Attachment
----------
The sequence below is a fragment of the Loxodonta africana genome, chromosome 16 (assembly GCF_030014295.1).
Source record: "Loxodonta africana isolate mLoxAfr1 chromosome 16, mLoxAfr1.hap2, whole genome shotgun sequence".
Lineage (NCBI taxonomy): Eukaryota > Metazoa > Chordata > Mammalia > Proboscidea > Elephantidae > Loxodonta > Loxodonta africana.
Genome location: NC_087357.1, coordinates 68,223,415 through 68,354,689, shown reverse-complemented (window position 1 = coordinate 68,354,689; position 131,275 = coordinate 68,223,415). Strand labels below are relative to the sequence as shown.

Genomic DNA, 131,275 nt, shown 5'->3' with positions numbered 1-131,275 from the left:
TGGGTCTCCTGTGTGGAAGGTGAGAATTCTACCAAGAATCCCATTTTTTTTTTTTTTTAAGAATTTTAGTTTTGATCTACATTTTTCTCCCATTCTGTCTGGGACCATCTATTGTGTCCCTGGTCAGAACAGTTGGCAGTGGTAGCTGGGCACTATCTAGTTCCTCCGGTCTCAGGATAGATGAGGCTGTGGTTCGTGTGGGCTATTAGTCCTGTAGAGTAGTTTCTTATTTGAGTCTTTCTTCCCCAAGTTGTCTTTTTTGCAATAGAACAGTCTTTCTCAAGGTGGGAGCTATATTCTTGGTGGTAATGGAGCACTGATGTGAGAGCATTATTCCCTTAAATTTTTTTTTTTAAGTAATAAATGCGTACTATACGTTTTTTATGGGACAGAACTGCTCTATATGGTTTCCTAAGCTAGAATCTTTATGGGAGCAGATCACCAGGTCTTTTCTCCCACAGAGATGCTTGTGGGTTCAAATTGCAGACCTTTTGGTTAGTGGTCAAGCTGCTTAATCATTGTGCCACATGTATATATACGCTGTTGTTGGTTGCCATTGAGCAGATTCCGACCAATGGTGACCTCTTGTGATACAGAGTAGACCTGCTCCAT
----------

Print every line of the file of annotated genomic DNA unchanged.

The sequence below is a fragment of the Loxodonta africana genome, chromosome 16 (assembly GCF_030014295.1).
Source record: "Loxodonta africana isolate mLoxAfr1 chromosome 16, mLoxAfr1.hap2, whole genome shotgun sequence".
Lineage (NCBI taxonomy): Eukaryota > Metazoa > Chordata > Mammalia > Proboscidea > Elephantidae > Loxodonta > Loxodonta africana.
Genome location: NC_087357.1, coordinates 68,223,415 through 68,354,689, shown reverse-complemented (window position 1 = coordinate 68,354,689; position 131,275 = coordinate 68,223,415). Strand labels below are relative to the sequence as shown.

Genomic DNA, 131,275 nt, shown 5'->3' with positions numbered 1-131,275 from the left:
TGGGTCTCCTGTGTGGAAGGTGAGAATTCTACCAAGAATCCCATTTTTTTTTTTTTTTAAGAATTTTAGTTTTGATCTACATTTTTCTCCCATTCTGTCTGGGACCATCTATTGTGTCCCTGGTCAGAACAGTTGGCAGTGGTAGCTGGGCACTATCTAGTTCCTCCGGTCTCAGGATAGATGAGGCTGTGGTTCGTGTGGGCTATTAGTCCTGTAGAGTAGTTTCTTATTTGAGTCTTTCTTCCCCAAGTTGTCTTTTTTGCAATAGAACAGTCTTTCTCAAGGTGGGAGCTATATTCTTGGTGGTAATGGAGCACTGATGTGAGAGCATTATTCCCTTAAATTTTTTTTTTTAAGTAATAAATGCGTACTATACGTTTTTTATGGGACAGAACTGCTCTATATGGTTTCCTAAGCTAGAATCTTTATGGGAGCAGATCACCAGGTCTTTTCTCCCACAGAGATGCTTGTGGGTTCAAATTGCAGACCTTTTGGTTAGTGGTCAAGCTGCTTAATCATTGTGCCACATGTATATATACGCTGTTGTTGGTTGCCATTGAGCAGATTCCGACCAATGGTGACCTCTTGTGATACAGAGTAGACCTGCTCCAT